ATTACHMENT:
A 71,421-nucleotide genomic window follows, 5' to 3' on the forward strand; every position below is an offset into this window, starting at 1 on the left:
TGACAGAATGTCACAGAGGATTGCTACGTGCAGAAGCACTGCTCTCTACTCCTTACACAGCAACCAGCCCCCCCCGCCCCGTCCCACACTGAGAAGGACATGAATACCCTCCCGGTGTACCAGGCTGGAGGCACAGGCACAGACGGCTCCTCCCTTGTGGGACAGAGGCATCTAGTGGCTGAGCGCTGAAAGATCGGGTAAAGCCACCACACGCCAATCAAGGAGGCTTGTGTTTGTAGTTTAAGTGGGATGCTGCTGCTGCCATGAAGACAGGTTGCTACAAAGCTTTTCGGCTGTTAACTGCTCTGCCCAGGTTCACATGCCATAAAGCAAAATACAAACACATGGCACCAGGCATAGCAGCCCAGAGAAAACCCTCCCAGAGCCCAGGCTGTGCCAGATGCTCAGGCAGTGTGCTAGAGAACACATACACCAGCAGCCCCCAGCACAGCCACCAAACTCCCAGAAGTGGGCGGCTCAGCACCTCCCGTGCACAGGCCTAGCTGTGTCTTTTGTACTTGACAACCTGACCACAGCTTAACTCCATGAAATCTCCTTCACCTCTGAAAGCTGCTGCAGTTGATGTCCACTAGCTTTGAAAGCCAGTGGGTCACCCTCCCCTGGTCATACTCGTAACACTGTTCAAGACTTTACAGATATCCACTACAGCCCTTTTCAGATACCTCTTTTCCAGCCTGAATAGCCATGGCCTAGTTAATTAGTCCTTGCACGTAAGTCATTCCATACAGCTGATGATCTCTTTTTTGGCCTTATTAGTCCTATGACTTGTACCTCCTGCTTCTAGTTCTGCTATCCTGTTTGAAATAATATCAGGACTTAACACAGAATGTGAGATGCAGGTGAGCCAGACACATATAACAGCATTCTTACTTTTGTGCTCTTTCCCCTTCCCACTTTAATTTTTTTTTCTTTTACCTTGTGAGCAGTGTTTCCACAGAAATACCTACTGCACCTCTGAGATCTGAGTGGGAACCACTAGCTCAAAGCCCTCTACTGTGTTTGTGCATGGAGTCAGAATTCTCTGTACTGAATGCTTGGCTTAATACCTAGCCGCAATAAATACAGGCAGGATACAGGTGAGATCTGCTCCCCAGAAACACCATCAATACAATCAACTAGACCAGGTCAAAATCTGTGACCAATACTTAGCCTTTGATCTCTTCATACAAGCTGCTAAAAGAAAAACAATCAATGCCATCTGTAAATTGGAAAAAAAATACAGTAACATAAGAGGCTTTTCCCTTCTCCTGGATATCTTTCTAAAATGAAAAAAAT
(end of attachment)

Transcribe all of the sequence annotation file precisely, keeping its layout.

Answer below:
A 71,421-nucleotide genomic window follows, 5' to 3' on the forward strand; every position below is an offset into this window, starting at 1 on the left:
TGACAGAATGTCACAGAGGATTGCTACGTGCAGAAGCACTGCTCTCTACTCCTTACACAGCAACCAGCCCCCCCCGCCCCGTCCCACACTGAGAAGGACATGAATACCCTCCCGGTGTACCAGGCTGGAGGCACAGGCACAGACGGCTCCTCCCTTGTGGGACAGAGGCATCTAGTGGCTGAGCGCTGAAAGATCGGGTAAAGCCACCACACGCCAATCAAGGAGGCTTGTGTTTGTAGTTTAAGTGGGATGCTGCTGCTGCCATGAAGACAGGTTGCTACAAAGCTTTTCGGCTGTTAACTGCTCTGCCCAGGTTCACATGCCATAAAGCAAAATACAAACACATGGCACCAGGCATAGCAGCCCAGAGAAAACCCTCCCAGAGCCCAGGCTGTGCCAGATGCTCAGGCAGTGTGCTAGAGAACACATACACCAGCAGCCCCCAGCACAGCCACCAAACTCCCAGAAGTGGGCGGCTCAGCACCTCCCGTGCACAGGCCTAGCTGTGTCTTTTGTACTTGACAACCTGACCACAGCTTAACTCCATGAAATCTCCTTCACCTCTGAAAGCTGCTGCAGTTGATGTCCACTAGCTTTGAAAGCCAGTGGGTCACCCTCCCCTGGTCATACTCGTAACACTGTTCAAGACTTTACAGATATCCACTACAGCCCTTTTCAGATACCTCTTTTCCAGCCTGAATAGCCATGGCCTAGTTAATTAGTCCTTGCACGTAAGTCATTCCATACAGCTGATGATCTCTTTTTTGGCCTTATTAGTCCTATGACTTGTACCTCCTGCTTCTAGTTCTGCTATCCTGTTTGAAATAATATCAGGACTTAACACAGAATGTGAGATGCAGGTGAGCCAGACACATATAACAGCATTCTTACTTTTGTGCTCTTTCCCCTTCCCACTTTAATTTTTTTTTCTTTTACCTTGTGAGCAGTGTTTCCACAGAAATACCTACTGCACCTCTGAGATCTGAGTGGGAACCACTAGCTCAAAGCCCTCTACTGTGTTTGTGCATGGAGTCAGAATTCTCTGTACTGAATGCTTGGCTTAATACCTAGCCGCAATAAATACAGGCAGGATACAGGTGAGATCTGCTCCCCAGAAACACCATCAATACAATCAACTAGACCAGGTCAAAATCTGTGACCAATACTTAGCCTTTGATCTCTTCATACAAGCTGCTAAAAGAAAAACAATCAATGCCATCTGTAAATTGGAAAAAAAATACAGTAACATAAGAGGCTTTTCCCTTCTCCTGGATATCTTTCTAAAATGAAAAAAAT